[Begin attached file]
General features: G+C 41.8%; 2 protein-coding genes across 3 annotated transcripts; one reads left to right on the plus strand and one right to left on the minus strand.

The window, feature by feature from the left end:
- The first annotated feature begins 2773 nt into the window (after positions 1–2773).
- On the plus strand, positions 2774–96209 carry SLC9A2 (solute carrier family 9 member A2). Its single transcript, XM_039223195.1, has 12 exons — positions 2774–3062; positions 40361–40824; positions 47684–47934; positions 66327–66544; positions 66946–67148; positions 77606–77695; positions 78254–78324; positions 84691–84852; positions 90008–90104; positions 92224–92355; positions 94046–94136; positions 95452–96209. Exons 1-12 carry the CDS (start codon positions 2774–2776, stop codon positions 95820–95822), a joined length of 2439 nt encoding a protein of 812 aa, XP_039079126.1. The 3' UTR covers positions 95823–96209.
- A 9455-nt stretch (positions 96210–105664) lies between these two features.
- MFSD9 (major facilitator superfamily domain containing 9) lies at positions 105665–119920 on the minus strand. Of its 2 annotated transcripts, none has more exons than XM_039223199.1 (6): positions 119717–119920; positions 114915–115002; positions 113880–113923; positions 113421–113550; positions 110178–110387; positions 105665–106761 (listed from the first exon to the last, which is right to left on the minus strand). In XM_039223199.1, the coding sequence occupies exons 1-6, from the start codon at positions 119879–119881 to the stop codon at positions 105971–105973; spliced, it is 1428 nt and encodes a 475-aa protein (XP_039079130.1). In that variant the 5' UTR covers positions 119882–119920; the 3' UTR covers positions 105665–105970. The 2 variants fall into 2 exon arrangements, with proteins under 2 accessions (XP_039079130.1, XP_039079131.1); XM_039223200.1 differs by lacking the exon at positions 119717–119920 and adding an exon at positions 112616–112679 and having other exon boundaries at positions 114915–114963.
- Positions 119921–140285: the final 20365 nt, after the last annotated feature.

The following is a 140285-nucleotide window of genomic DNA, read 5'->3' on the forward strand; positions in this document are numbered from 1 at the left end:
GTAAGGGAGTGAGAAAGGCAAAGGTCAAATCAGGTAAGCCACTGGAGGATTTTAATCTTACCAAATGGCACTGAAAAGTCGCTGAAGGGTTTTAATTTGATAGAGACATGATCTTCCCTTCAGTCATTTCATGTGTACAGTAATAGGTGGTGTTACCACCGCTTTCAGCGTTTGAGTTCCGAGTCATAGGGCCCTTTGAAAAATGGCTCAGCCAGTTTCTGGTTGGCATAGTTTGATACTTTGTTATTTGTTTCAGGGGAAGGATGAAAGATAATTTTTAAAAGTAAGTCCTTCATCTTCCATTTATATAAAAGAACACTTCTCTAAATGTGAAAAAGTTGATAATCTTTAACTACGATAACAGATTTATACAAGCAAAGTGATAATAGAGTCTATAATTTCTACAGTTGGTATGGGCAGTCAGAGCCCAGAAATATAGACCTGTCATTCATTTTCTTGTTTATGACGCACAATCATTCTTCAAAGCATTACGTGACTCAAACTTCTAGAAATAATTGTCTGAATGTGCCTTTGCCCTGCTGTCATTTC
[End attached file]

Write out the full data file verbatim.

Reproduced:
General features: G+C 41.8%; 2 protein-coding genes across 3 annotated transcripts; one reads left to right on the plus strand and one right to left on the minus strand.

The window, feature by feature from the left end:
- The first annotated feature begins 2773 nt into the window (after positions 1–2773).
- On the plus strand, positions 2774–96209 carry SLC9A2 (solute carrier family 9 member A2). Its single transcript, XM_039223195.1, has 12 exons — positions 2774–3062; positions 40361–40824; positions 47684–47934; positions 66327–66544; positions 66946–67148; positions 77606–77695; positions 78254–78324; positions 84691–84852; positions 90008–90104; positions 92224–92355; positions 94046–94136; positions 95452–96209. Exons 1-12 carry the CDS (start codon positions 2774–2776, stop codon positions 95820–95822), a joined length of 2439 nt encoding a protein of 812 aa, XP_039079126.1. The 3' UTR covers positions 95823–96209.
- A 9455-nt stretch (positions 96210–105664) lies between these two features.
- MFSD9 (major facilitator superfamily domain containing 9) lies at positions 105665–119920 on the minus strand. Of its 2 annotated transcripts, none has more exons than XM_039223199.1 (6): positions 119717–119920; positions 114915–115002; positions 113880–113923; positions 113421–113550; positions 110178–110387; positions 105665–106761 (listed from the first exon to the last, which is right to left on the minus strand). In XM_039223199.1, the coding sequence occupies exons 1-6, from the start codon at positions 119879–119881 to the stop codon at positions 105971–105973; spliced, it is 1428 nt and encodes a 475-aa protein (XP_039079130.1). In that variant the 5' UTR covers positions 119882–119920; the 3' UTR covers positions 105665–105970. The 2 variants fall into 2 exon arrangements, with proteins under 2 accessions (XP_039079130.1, XP_039079131.1); XM_039223200.1 differs by lacking the exon at positions 119717–119920 and adding an exon at positions 112616–112679 and having other exon boundaries at positions 114915–114963.
- Positions 119921–140285: the final 20365 nt, after the last annotated feature.

The following is a 140285-nucleotide window of genomic DNA, read 5'->3' on the forward strand; positions in this document are numbered from 1 at the left end:
GTAAGGGAGTGAGAAAGGCAAAGGTCAAATCAGGTAAGCCACTGGAGGATTTTAATCTTACCAAATGGCACTGAAAAGTCGCTGAAGGGTTTTAATTTGATAGAGACATGATCTTCCCTTCAGTCATTTCATGTGTACAGTAATAGGTGGTGTTACCACCGCTTTCAGCGTTTGAGTTCCGAGTCATAGGGCCCTTTGAAAAATGGCTCAGCCAGTTTCTGGTTGGCATAGTTTGATACTTTGTTATTTGTTTCAGGGGAAGGATGAAAGATAATTTTTAAAAGTAAGTCCTTCATCTTCCATTTATATAAAAGAACACTTCTCTAAATGTGAAAAAGTTGATAATCTTTAACTACGATAACAGATTTATACAAGCAAAGTGATAATAGAGTCTATAATTTCTACAGTTGGTATGGGCAGTCAGAGCCCAGAAATATAGACCTGTCATTCATTTTCTTGTTTATGACGCACAATCATTCTTCAAAGCATTACGTGACTCAAACTTCTAGAAATAATTGTCTGAATGTGCCTTTGCCCTGCTGTCATTTC